Steffan Tubbs says Colorado residents may not realize Denver’s decline in the wake of the George Floyd protests.
He plans to change that with his fourth documentary film..
The host of “The Steffan Tubbs Show,” heard from 3 p.m. to 7 p.m. on 710 KNUS in Denver, is putting together a new film capturing Denver in the Black Lives Matter era. His documentary “Denver in Decay” chronicles the violence slamming the city in recent months.
Crime in Denver is surging as it is in other cities in the wake of the Floyd protests and riots.
HiT reached out to Tubbs, a four-time winner of the Edward R. Murrow award for national reporting, to learn more about “Denver in Decay” and why Denver reporters have seriously dropped the ball at a critical time in the city’s history..
HiT: Portland, Seattle, Chicago and New York are all generating headlines for their protests and violence. Can you briefly share how Denver compares to those cities in recent months, and the main factors behind the chaos?
Steffan Tubbs: “Denver has been the city of forgotten chaos the past few months. Those of us paying attention to the vandalism, destruction of property, etc. know all about it. However, if you live, say in Littleton or Highlands Ranch or Northglenn and never go downtown -- all of the actual chaos, violence and damage can be easily dismissed.
Damage to the Capitol alone is more than $1 million. Hundreds of thousands of dollars in damage around Colfax, Lincoln and Broadway. I think those causing damage locally have gotten their cues from Portland and Seattle. Police have been neutered, therefore: no consequences.
HiT: Was there a single Denver-based news story that convinced you to tackle this project, or was it a collection of headlines that forced your hand?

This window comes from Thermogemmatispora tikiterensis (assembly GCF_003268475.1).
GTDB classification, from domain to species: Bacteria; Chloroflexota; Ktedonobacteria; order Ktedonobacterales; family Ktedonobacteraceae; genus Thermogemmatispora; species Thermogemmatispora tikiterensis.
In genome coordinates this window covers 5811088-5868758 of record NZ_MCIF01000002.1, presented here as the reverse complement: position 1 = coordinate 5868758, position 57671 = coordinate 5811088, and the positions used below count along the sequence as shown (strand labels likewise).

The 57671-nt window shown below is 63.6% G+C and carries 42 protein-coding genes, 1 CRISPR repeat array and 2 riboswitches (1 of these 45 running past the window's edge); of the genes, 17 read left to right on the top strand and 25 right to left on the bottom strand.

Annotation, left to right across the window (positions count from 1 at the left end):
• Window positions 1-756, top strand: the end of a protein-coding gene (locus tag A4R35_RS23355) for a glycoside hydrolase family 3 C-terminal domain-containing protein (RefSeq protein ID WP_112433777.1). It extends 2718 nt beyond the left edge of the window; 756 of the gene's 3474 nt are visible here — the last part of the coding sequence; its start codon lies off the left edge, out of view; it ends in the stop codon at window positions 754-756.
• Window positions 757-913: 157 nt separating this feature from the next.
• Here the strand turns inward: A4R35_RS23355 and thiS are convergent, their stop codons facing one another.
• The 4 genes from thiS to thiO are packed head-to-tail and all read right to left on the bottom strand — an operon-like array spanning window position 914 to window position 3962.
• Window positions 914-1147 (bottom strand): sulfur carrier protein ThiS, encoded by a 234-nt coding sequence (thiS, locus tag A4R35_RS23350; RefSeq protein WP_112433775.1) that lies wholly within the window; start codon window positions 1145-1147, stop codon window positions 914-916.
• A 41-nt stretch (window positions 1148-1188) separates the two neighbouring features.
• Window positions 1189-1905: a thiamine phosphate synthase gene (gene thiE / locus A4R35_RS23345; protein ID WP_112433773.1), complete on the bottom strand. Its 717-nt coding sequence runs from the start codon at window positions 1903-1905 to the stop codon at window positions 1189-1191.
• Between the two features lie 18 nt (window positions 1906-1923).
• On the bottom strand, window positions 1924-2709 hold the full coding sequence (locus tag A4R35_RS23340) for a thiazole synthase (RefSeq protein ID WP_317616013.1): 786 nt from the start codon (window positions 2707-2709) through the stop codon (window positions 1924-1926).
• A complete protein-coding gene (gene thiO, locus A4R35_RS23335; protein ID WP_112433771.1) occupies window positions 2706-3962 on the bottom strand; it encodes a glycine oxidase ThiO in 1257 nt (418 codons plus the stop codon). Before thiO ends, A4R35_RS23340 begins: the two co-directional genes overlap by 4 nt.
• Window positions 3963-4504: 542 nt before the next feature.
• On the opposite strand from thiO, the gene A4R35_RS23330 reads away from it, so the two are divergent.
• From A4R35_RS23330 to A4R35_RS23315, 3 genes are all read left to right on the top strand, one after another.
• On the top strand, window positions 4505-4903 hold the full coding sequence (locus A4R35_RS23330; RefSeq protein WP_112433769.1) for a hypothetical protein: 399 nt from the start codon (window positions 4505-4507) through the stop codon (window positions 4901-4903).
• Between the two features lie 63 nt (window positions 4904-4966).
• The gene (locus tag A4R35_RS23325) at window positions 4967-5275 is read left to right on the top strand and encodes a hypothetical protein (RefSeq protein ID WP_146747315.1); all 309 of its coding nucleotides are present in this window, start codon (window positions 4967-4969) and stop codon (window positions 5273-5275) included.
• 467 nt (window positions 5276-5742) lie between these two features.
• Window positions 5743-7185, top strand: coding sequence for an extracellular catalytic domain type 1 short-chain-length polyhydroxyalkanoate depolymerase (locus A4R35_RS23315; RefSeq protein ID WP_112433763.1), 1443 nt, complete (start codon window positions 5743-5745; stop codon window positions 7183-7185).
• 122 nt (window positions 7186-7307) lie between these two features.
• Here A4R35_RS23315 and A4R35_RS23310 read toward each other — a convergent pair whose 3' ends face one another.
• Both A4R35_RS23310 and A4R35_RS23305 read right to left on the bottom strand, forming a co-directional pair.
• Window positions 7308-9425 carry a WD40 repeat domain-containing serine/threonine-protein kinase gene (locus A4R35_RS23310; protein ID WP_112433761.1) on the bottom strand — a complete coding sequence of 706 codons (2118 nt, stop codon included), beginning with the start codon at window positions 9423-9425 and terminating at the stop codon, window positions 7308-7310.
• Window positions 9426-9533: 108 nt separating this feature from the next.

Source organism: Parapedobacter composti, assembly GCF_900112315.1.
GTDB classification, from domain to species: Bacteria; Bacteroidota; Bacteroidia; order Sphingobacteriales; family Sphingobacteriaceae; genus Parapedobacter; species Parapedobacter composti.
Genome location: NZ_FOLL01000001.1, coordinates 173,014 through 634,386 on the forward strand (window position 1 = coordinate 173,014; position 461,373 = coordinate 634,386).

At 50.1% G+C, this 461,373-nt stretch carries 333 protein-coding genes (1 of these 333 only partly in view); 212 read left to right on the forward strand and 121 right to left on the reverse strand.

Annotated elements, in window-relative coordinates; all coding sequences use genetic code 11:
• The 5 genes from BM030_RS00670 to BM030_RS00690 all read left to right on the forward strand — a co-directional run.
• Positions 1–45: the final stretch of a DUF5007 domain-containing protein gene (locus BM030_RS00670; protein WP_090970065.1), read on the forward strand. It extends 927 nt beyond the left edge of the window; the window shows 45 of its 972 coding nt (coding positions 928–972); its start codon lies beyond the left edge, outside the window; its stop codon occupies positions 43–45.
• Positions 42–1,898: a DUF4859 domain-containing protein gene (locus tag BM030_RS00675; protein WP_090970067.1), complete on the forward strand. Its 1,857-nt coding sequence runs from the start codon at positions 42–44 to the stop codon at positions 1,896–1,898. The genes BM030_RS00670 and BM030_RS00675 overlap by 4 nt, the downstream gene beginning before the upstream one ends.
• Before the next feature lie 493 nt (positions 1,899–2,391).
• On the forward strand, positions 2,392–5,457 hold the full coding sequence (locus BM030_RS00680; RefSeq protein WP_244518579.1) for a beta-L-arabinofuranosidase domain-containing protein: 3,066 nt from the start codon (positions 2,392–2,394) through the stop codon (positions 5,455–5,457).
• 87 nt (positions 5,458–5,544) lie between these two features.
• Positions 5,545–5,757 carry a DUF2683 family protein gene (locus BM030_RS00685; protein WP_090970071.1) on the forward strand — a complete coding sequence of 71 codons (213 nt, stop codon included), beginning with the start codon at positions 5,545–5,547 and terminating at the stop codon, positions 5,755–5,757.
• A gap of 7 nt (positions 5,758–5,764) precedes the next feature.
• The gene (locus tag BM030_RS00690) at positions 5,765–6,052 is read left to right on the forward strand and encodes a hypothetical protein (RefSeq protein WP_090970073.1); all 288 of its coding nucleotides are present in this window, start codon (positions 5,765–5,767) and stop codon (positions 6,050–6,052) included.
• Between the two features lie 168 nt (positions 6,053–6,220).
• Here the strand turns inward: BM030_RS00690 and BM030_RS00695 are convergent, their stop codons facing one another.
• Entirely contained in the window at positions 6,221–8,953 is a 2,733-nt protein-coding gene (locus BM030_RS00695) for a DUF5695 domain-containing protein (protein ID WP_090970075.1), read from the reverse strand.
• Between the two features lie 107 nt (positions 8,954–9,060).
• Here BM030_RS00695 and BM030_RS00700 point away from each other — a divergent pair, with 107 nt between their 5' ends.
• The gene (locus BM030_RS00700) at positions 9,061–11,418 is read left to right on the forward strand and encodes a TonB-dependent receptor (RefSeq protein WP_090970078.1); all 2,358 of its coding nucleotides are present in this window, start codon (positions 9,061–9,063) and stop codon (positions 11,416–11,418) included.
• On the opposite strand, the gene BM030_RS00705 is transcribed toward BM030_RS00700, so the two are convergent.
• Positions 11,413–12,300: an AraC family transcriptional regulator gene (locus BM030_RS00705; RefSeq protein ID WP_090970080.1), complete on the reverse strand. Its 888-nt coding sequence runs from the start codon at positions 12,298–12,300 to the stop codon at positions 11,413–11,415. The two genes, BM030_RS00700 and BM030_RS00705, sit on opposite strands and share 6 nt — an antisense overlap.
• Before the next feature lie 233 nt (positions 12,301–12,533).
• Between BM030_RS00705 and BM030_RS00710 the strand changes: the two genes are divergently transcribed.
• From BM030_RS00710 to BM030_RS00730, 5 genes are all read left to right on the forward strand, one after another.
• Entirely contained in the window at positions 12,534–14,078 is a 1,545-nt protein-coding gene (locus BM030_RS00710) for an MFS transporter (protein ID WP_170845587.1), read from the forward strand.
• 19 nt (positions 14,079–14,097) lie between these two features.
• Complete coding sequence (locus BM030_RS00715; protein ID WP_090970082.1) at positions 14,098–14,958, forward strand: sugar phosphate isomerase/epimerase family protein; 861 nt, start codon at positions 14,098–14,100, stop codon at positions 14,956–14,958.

Tubbs: The idea for the documentary film project “Denver in Decay” came from my own observations after covering the chaos, protests and damage assessments first-hand for weeks. I realized this was something that had to be captured and told.
HiT: What will surprise even long-time Denver residents about what you uncover in the film?
Tubbs: First, I think people will be surprised at the bi-partisan approach we’re taking. This film will not take sides and make any conclusions.
That’s not how any of my past documentaries have been put together, and we will take same approach. For Denver-area folks who are seeing a few pictures online here and there and social media posts about the past few months, I think they will logically have only one reaction: Holy s***. I can’t believe this has been allowed.
HiT: Rate how well, or poorly, Denver media has covered these subjects. How could they do a better job?
Tubbs: Denver media, for the most part, has done a terrible job of pointing out the actual criminal activity involved and that has been tolerated, allowed and ultimately simply accepted. Local media are scared to death they may offend the other side.
Freedom of speech, freedom to assemble and freedom to protest are part of our DNA as a nation. However, we are a nation of law and order. Protest all you want, but that does not mean you’re allowed to pull down statues, throw rocks and bottles at law enforcement, desecrate public spaces and try to destroy the State Capitol.